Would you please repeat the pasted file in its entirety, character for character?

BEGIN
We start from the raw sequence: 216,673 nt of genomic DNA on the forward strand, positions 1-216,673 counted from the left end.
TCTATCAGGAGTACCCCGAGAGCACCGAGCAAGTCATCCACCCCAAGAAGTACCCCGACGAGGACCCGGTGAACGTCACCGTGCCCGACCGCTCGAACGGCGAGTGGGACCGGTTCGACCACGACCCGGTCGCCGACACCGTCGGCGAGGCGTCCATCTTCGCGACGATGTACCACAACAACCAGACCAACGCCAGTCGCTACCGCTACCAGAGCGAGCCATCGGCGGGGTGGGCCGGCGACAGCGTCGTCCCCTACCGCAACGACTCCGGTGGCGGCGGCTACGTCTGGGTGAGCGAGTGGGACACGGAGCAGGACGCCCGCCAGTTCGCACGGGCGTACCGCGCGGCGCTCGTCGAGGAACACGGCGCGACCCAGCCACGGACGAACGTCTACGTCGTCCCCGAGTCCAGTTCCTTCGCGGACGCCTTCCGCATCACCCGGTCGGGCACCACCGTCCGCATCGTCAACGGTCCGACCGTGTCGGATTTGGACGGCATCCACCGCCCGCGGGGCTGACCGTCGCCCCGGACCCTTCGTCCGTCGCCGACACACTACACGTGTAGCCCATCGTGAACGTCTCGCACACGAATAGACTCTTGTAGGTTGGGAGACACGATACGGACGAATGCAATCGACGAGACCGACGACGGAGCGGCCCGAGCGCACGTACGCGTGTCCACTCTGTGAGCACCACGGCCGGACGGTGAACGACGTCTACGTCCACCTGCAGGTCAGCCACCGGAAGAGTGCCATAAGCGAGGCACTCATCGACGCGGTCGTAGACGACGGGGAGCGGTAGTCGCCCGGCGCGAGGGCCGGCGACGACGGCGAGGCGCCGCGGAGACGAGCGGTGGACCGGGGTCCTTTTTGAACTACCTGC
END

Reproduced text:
We start from the raw sequence: 216,673 nt of genomic DNA on the forward strand, positions 1-216,673 counted from the left end.
TCTATCAGGAGTACCCCGAGAGCACCGAGCAAGTCATCCACCCCAAGAAGTACCCCGACGAGGACCCGGTGAACGTCACCGTGCCCGACCGCTCGAACGGCGAGTGGGACCGGTTCGACCACGACCCGGTCGCCGACACCGTCGGCGAGGCGTCCATCTTCGCGACGATGTACCACAACAACCAGACCAACGCCAGTCGCTACCGCTACCAGAGCGAGCCATCGGCGGGGTGGGCCGGCGACAGCGTCGTCCCCTACCGCAACGACTCCGGTGGCGGCGGCTACGTCTGGGTGAGCGAGTGGGACACGGAGCAGGACGCCCGCCAGTTCGCACGGGCGTACCGCGCGGCGCTCGTCGAGGAACACGGCGCGACCCAGCCACGGACGAACGTCTACGTCGTCCCCGAGTCCAGTTCCTTCGCGGACGCCTTCCGCATCACCCGGTCGGGCACCACCGTCCGCATCGTCAACGGTCCGACCGTGTCGGATTTGGACGGCATCCACCGCCCGCGGGGCTGACCGTCGCCCCGGACCCTTCGTCCGTCGCCGACACACTACACGTGTAGCCCATCGTGAACGTCTCGCACACGAATAGACTCTTGTAGGTTGGGAGACACGATACGGACGAATGCAATCGACGAGACCGACGACGGAGCGGCCCGAGCGCACGTACGCGTGTCCACTCTGTGAGCACCACGGCCGGACGGTGAACGACGTCTACGTCCACCTGCAGGTCAGCCACCGGAAGAGTGCCATAAGCGAGGCACTCATCGACGCGGTCGTAGACGACGGGGAGCGGTAGTCGCCCGGCGCGAGGGCCGGCGACGACGGCGAGGCGCCGCGGAGACGAGCGGTGGACCGGGGTCCTTTTTGAACTACCTGC